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By Li Cohen
/ CBS News
The on Thursday brought an end to her 70-year reign. With her son, , now the ruling monarch at Britain’s helm, decades of symbols in – from the national anthem to currency – will likely see a shift.
While there has not been official confirmation of the following changes, history has shown that when a new monarch emerges, so do the tributes that appear in their honor throughout the United Kingdom and beyond.
For , “God Save the Queen” has been the song of the land in Britain – but the National Anthem was around long before Elizabeth II ascended to the throne in 1952. According to the royal family’s official website, the National Anthem actually dates back to at least the 1700s, but could possibly be even older.
Before it was “God Save the Queen,” however, the song was “God Save the King.” It was first performed in honor of then-Prince Charles Edward Stuart after he defeated King George II’s army, according to the royal family. The leader of the band at the Theatre Royal arranged its performance and the song quickly spread to be a custom for greeting monarchs as they entered places of public entertainment.
The words used in the song today are the same as those sung at that time, but with “Queen” and she/her pronouns used where needed. The first verse of the song will now be recited as, “God save our gracious King! Long live our noble King! God save the King! Send him victorious, Happy and glorious, Long to reign over us, God save the King.”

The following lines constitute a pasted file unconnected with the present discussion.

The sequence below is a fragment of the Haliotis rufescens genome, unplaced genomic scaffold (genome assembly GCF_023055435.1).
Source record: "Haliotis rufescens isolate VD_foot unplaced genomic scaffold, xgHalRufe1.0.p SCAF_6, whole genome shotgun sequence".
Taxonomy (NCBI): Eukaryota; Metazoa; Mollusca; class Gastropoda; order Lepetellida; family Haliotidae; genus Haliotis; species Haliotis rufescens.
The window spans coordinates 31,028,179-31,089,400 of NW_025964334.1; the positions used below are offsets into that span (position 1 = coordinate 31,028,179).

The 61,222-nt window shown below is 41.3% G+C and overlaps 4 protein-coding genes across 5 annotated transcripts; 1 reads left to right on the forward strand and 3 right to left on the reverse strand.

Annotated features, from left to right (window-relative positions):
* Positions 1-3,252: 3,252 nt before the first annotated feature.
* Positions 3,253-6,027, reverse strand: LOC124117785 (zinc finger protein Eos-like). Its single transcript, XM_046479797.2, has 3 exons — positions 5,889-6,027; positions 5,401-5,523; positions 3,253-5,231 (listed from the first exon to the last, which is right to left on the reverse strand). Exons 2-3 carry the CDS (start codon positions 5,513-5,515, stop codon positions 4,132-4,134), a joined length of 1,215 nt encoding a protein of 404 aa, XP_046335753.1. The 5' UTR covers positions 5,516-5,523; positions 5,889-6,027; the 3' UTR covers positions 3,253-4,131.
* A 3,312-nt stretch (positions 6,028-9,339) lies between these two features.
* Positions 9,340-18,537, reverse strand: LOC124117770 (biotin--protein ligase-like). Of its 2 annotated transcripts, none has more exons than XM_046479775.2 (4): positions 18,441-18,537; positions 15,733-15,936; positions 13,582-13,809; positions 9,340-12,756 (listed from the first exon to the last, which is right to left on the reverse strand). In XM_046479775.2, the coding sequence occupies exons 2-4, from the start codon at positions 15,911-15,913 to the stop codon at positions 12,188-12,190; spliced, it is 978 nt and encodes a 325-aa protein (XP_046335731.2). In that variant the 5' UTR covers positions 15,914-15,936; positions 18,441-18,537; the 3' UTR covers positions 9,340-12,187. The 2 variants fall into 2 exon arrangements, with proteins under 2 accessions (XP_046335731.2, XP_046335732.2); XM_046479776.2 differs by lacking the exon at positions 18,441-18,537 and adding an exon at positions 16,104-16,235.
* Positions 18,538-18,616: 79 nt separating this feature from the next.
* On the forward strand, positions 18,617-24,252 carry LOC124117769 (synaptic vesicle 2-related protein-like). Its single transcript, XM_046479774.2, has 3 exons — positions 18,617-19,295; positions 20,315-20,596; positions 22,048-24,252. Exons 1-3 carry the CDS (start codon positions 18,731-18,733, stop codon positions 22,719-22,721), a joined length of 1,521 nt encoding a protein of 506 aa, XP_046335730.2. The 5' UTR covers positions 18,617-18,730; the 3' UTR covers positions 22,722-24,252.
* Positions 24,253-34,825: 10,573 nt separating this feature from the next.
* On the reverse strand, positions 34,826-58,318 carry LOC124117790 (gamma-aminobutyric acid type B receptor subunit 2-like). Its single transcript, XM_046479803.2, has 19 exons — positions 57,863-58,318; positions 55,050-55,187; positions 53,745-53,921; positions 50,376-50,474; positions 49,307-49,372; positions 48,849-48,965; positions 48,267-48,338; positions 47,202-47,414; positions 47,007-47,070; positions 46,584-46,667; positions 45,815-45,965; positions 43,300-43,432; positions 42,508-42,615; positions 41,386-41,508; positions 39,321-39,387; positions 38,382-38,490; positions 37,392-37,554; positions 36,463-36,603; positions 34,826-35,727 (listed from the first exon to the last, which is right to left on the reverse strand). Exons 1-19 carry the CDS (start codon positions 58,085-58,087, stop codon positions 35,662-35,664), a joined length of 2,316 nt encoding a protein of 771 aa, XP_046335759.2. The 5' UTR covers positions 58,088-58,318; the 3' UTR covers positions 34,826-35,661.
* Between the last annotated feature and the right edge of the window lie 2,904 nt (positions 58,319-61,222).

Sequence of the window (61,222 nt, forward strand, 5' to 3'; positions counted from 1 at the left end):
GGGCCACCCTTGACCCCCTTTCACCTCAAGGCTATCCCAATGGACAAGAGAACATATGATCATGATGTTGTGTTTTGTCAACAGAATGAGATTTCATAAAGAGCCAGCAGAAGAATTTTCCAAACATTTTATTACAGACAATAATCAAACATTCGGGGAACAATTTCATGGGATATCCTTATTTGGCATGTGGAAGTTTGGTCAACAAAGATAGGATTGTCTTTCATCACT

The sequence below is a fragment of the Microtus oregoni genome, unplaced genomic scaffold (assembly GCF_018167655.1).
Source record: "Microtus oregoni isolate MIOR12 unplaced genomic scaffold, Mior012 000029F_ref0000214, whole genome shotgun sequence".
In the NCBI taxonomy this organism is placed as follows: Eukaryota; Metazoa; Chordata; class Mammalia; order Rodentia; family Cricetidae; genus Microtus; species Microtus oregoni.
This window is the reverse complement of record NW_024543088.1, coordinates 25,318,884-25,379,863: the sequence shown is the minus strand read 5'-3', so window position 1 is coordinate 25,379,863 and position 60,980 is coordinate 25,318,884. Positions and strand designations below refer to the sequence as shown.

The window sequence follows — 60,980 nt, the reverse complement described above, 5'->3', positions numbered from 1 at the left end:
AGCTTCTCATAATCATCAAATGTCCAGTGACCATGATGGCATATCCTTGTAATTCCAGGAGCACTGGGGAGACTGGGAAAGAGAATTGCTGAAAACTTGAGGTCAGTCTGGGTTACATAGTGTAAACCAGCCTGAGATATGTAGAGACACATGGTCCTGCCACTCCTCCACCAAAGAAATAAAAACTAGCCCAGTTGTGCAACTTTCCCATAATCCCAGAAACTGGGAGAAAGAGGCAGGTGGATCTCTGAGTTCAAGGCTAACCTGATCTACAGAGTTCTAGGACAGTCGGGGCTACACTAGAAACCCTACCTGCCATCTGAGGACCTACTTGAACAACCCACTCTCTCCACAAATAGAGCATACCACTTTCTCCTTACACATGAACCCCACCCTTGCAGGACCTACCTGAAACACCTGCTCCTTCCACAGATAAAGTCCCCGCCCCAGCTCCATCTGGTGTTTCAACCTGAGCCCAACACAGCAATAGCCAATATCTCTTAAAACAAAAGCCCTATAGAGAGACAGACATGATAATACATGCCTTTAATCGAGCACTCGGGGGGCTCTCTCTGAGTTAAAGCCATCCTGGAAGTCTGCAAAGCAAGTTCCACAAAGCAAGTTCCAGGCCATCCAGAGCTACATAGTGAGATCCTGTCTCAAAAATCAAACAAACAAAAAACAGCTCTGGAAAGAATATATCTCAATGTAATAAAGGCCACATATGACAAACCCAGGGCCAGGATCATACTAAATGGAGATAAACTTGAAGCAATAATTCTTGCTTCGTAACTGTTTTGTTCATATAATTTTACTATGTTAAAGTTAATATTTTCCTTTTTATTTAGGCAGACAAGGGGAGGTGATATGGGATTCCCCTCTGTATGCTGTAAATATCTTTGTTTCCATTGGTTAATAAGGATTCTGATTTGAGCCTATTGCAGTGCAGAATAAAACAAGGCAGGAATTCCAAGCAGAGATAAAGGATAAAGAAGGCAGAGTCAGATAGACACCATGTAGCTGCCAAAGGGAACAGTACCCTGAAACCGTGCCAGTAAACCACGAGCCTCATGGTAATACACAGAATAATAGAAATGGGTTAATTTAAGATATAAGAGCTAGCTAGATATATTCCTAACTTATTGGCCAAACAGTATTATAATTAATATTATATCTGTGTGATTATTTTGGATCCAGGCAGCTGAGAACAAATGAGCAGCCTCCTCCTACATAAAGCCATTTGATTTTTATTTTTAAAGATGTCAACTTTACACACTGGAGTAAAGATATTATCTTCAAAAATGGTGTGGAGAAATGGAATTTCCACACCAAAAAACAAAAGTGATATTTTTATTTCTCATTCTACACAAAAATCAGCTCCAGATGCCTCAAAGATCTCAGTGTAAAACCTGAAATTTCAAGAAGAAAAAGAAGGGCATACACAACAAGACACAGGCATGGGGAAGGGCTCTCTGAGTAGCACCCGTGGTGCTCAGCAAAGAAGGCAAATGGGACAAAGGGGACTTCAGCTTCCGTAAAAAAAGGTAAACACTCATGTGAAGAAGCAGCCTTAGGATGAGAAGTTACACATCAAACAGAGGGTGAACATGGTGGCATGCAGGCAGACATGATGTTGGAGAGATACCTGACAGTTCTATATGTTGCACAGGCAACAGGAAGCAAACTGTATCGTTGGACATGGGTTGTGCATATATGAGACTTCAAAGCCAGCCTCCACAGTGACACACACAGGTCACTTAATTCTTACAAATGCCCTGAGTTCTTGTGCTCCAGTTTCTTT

After King Charles’ official proclamation as sovereign of the United Kingdom of Great Britain and Northern Ireland on Saturday morning, members of the King’s Guard performed “God Save the King” outside of St. James’s Palace. Only the first verse of the song was performed, as is usually done on official occasions, according to the royal family.
“God Save the King” is performed outside of St. James’s Palace following King Charles III’s official proclamation as the new monarch https://t.co/qVOUfBnPic pic.twitter.com/Qq5HECGdrq
Currency issued by the Royal Mint has depicted the reigning British monarch for more than 1,100 years. Queen Elizabeth was no different – with her portraits gracing coins in Britain and throughout the Commonwealth since she took the throne. New coins had been designed in her honor about once a decade.
The Royal Mint has not stated its official plans for the nation’s currency. In a statement, the official maker of the U.K.’s coins said that Queen Elizabeth II “will be dearly missed” by the company and “millions of people around the world.”
“The remarkable legacy of Britain’s longest-serving monarch will live on for many years to come,” the Royal Mint said.
We would like to extend our heartfelt sympathy to the @RoyalFamily at this extraordinarily sad time. Her Late Majesty will be dearly missed by all of us at The Royal Mint.
Here is a statement from our Chief Executive Officer, Anne Jessopp: https://t.co/0IP34vYVx5 pic.twitter.com/INHgYzJsCH